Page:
8. ^ "Iran environment in grave danger". www.payvand.com.
  9. ^ "Green Party of Iran – News". www.iran-e-sabz.org.
  10. ^ "Archived copy". Archived from the original on 2007-11-15. Retrieved 2015-11-22.CS1 maint: archived copy as title (link)
  11. ^ Iran Daily – Front Page – 03/06/07
  12. ^ "Iran Environment in Grave Danger". www.payvand.com.
  13. ^ "United Nations Treaty Collection". treaties.un.org. Retrieved 2020-11-10.
  14. ^ a b c d "Archived copy". Retrieved 2012-12-04.
  15. ^ "United Nations Treaty Collection". treaties.un.org. Retrieved 2020-11-10.
  16. ^ "Iran ranked worst in the world for soil erosion: expert". www.payvand.com.
  17. ^ Grantham, H. S.; Duncan, A.; Evans, T. D.; Jones, K. R.; Beyer, H. L.; Schuster, R.; Walston, J.; Ray, J. C.; Robinson, J. G.; Callow, M.; Clements, T.; Costa, H. M.; DeGemmis, A.; Elsen, P. R.; Ervin, J.; Franco, P.; Goldman, E.; Goetz, S.; Hansen, A.; Hofsvang, E.; Jantz, P.; Jupiter, S.; Kang, A.; Langhammer, P.; Laurance, W. F.; Lieberman, S.; Linkie, M.; Malhi, Y.; Maxwell, S.; Mendez, M.; Mittermeier, R.; Murray, N. J.; Possingham, H.; Radachowsky, J.; Saatchi, S.; Samper, C.; Silverman, J.; Shapiro, A.; Strassburg, B.; Stevens, T.; Stokes, E.; Taylor, R.; Tear, T.; Tizard, R.; Venter, O.; Visconti, P.; Wang, S.; Watson, J. E. M. (2020). "Anthropogenic modification of forests means only 40% of remaining forests have high ecosystem integrity - Supplementary Material". Nature Communications. 11 (1): 5978. doi:10.1038/s41467-020-19493-3. ISSN 2041-1723. PMC 7723057. PMID 33293507.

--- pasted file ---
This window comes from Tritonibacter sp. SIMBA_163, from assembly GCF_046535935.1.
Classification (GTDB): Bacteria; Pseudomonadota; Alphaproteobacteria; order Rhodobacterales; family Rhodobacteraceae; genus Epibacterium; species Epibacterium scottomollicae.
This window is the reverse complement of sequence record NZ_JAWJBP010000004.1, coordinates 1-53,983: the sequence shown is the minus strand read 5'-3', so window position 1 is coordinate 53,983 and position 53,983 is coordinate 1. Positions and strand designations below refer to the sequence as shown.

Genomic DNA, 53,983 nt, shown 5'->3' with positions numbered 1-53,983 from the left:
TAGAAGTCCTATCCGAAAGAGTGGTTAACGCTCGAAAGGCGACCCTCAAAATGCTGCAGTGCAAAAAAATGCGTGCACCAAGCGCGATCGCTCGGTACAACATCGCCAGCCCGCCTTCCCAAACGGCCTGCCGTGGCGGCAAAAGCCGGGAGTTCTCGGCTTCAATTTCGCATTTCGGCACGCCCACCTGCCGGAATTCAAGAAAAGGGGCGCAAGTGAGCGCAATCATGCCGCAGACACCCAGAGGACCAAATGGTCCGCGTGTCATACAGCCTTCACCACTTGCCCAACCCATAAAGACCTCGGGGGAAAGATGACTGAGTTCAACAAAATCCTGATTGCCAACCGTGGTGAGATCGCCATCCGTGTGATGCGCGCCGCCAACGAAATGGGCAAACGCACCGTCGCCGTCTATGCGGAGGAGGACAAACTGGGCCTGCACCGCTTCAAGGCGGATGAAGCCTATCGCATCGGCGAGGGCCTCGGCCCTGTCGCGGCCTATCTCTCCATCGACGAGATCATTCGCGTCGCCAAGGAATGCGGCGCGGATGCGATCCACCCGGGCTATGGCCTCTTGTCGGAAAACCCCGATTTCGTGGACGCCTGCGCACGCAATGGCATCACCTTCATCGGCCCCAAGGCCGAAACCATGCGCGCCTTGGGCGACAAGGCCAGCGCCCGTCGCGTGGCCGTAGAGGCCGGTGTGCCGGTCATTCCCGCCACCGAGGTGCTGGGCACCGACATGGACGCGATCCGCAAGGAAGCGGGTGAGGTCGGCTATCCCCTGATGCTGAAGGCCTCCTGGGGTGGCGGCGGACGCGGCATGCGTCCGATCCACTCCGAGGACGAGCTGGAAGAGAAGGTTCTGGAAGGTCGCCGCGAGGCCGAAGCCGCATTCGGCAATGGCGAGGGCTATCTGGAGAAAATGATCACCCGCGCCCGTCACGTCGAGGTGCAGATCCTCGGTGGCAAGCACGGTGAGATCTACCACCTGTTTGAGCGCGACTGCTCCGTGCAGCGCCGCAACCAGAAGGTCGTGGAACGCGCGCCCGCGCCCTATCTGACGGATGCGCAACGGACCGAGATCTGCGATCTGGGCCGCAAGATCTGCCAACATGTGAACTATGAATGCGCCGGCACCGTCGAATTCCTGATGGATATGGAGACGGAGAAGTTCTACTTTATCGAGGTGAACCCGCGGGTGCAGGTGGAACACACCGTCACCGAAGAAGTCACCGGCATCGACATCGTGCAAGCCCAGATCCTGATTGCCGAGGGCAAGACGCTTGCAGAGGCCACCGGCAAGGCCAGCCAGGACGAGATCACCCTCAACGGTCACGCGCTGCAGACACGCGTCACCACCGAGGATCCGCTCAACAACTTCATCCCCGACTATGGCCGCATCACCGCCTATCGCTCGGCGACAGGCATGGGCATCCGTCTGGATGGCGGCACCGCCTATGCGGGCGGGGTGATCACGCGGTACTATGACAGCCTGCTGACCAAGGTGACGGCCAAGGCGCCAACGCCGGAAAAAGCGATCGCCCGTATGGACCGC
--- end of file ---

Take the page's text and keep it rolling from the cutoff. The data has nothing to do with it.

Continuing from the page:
18. ^ "Every Iranian produces 700 grams of garbage per day". www.payvand.com.
  19. ^ "Hazardous Waste Production Alarming". 23 October 2016.

External links[edit]


 This article incorporates public domain material from the Library of Congress Country Studies website http://lcweb2.loc.gov/frd/cs/.